My day as a Moon Nazi
Date: 23.11.2011 (Wednesday)
Event: Being an extra in Iron Sky
I’ve been into science fiction since before I could read. Stories about people in space spoke to me always the loudest. Having a tiny creative side I’ve also yearned to be part of it all somehow, whether by writing short stories, gamemastering roleplayer communities in MMORPGs or leading sf clubs and editing their magazines. So when I got the chance to appear in a real, honest-to-Cthulhu science fiction epic I went for it like a mass particle into singularity.
On last week’s Monday night my Facebook feed started to repeat a post about Iron Sky wanting extras. Man, that would be so much fun! I’ve been a fan of Iron Sky even before it had a name or I knew Johanna Sinisalo would script it. A bad, lazy fan I admit, or maybe I’m just trying to avoid the spoilers, but the bottom line is I didn’t know much about plot of the movie. Just what the trailers gave away. Regardless, to have a chance to be a part of it sent all sorts or crazy signals screaming for attention in my head.
Alas, I checked the requirements. Male body, check. Between 170-175 cm tall, check. Blond, short hair, fail. Oh damn my craving for shaving! It had been worth checking it out but if they named only three requirements it was a safe bet to assume they meant those. Right? Luckily on Tuesday my pessimism got cheered down by a friend who insisted I at least asked whether a bald guy could be a Moon Nazi. And what the hey, it’s just an email, all I’m wasting is the other person’s time a minute when they have to turn me down. Turned out lacking that Aryan blond hair was no obstacle at all. Welcome aboard, mate!
That was Tuesday night. I spent some frantic time checking at what hour I should leave Turku for Helsinki (wakeup was at 5 am) and how should I navigate from train station to the studio. In the end it was actually easypeasy but I always worry about such things. Give me two points on a map and detailed directions, and if the distance between them is over ten meters I’m more than likely to get lost. However I did find the studio without any gaffes. I guess I used all my good fortunes for the rest of the year on this one.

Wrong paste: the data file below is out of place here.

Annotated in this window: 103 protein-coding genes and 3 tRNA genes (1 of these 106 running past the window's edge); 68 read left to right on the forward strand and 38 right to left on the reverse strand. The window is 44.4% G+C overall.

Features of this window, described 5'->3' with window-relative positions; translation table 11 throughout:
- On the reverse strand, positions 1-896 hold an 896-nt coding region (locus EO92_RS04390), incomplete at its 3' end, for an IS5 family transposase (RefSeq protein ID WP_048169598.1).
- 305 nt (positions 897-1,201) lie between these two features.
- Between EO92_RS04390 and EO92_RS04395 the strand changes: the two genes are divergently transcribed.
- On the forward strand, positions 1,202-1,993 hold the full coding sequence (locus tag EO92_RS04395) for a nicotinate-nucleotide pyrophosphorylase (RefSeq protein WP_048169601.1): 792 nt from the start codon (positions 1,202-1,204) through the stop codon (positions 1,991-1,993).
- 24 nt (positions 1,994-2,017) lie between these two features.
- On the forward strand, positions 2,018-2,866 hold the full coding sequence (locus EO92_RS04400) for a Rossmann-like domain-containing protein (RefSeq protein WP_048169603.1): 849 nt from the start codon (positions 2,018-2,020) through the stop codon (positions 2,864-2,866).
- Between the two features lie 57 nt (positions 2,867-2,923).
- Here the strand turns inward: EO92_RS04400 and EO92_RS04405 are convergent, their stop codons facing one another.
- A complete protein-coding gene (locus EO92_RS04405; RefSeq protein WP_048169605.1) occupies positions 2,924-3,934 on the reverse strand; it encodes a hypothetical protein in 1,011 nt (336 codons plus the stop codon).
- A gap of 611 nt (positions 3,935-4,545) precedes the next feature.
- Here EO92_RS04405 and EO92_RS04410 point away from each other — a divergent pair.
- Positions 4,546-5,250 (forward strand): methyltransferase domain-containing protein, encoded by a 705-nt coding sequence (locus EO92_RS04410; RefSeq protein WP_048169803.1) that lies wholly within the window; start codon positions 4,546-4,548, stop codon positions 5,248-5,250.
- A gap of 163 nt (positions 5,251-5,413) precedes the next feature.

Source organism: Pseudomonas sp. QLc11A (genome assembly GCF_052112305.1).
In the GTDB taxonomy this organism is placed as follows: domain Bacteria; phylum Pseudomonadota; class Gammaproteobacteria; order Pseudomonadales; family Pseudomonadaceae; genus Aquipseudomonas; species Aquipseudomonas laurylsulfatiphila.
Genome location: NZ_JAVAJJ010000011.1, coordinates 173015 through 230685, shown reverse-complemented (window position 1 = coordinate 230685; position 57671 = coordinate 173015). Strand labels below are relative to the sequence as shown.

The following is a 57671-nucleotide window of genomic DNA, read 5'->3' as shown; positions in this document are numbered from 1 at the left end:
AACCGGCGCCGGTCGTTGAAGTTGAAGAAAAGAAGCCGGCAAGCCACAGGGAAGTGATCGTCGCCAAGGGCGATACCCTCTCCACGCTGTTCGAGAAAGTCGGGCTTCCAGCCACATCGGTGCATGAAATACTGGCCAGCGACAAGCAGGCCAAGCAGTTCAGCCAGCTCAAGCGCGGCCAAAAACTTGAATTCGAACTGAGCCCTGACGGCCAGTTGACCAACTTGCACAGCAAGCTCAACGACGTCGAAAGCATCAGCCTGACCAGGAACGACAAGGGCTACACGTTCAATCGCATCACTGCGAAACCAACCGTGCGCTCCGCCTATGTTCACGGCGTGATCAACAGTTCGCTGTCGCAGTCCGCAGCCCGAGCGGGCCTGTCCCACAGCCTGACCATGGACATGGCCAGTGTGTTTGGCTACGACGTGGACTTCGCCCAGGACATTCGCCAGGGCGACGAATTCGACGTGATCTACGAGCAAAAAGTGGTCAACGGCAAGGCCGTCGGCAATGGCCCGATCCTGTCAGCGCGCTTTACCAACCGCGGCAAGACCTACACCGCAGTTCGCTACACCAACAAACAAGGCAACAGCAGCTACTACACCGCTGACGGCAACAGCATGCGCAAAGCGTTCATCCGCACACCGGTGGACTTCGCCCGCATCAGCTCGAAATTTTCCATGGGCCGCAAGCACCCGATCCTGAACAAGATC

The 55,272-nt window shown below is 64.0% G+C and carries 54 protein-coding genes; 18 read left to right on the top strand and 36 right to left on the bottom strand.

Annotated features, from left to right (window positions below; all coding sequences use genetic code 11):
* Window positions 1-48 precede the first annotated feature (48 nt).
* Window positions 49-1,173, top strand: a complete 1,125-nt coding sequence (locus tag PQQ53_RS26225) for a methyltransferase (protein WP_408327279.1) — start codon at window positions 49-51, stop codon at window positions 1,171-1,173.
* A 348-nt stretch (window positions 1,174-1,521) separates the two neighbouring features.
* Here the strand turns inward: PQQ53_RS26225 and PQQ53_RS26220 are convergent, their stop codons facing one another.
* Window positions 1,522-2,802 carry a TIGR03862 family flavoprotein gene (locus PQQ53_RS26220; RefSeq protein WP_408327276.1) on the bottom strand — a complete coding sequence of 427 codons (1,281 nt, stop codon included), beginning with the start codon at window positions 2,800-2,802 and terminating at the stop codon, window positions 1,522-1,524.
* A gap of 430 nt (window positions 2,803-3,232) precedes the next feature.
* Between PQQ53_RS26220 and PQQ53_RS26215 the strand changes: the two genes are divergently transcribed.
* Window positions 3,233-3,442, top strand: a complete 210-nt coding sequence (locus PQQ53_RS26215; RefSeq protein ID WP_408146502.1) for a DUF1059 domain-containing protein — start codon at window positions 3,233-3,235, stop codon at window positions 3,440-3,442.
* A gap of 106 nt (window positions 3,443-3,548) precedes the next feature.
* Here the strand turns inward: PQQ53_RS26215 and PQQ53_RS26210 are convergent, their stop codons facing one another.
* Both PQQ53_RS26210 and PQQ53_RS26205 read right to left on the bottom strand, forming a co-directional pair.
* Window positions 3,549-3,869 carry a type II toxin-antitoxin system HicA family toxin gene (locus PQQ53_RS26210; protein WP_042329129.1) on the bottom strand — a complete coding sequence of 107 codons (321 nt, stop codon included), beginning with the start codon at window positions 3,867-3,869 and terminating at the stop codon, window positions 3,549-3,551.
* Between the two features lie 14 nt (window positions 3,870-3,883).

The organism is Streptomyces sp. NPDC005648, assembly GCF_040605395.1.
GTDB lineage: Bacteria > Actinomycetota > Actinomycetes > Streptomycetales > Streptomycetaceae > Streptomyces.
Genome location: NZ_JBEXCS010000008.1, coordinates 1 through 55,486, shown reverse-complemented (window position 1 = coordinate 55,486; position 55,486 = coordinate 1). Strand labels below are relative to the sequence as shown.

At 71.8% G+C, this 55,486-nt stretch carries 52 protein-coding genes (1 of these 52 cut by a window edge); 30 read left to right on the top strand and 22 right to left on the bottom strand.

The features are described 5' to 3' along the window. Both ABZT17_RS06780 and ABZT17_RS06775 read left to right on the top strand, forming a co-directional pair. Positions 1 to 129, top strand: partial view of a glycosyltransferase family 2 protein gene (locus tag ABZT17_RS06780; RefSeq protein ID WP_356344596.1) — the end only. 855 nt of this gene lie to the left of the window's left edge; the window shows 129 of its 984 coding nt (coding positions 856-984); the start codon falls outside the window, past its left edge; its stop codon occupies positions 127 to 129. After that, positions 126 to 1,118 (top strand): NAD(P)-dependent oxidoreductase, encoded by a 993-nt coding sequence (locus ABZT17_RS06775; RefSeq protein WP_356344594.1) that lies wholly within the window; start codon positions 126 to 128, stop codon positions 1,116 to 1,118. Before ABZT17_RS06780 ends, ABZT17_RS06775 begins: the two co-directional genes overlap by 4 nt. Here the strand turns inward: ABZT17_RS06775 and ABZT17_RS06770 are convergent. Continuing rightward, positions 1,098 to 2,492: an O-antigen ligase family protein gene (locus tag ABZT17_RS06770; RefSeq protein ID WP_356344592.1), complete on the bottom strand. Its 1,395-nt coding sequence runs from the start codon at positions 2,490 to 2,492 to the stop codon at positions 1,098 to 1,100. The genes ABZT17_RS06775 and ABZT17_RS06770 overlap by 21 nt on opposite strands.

When I arrived present were three or four other extras. I was there some fifteen minutes earlier than the official starting time so I sat down to drink coffee and chitchat with the others. I was amused to note that out of the chaps maybe one or two filled every moon nazi criteria and the numbers didn’t get any better when latecomers started pouring in. Not that the hair color actually mattered much as we found out, it was the body types that turned out to be more critical.
After a second cup someone came to herd us to get dressed and we briskly did so not wanting to make anyone wait for us. Every minute was counting! There were all sorts of gear available and I started donning whatever I could just so I wouldn’t be the last man in Nazi pants. Jacket, helmet, gloves, pants, boots, even a weapon with only slightly bent muzzle, pretty soon I had it all. Around that time it dawned on us that there was a serious shortage of everything. Not to worry tho, the situation had been realized the previous night and more gear was coming from a storage at some remote corner of Finland. Any time, now.
While we waited we got to know each other a bit more and there was an excellent breakfast being served as well . Available was fruits, bread and yogurt, not to mention coffee. That would be the theme of the day and I’d pay for it dearly a few days later. Upping the daily caffeine intake by about 500% got the body accustomed to high levels of it and eventual withdrawal symptoms were pure hell once again.
Almost two hours later than the announced time to be there the extra gear arrived and we got everyone clothed. Not as stormtroopers as planned, tho. Two guys were dressed as officers because out of the three prereqs it was only the hair color that did not prevent people from getting a jacket on.
We met with the director Timo Vuorensola who was friendly and businesslike. First he recruited two handymen to lug military stuff like crates from Varusteleka just around the corner and then once we were all properly nazified he showed us around a bit. The stage, a few shots on computer where we were going to fill in the blanks. The basic gimmick was very simple.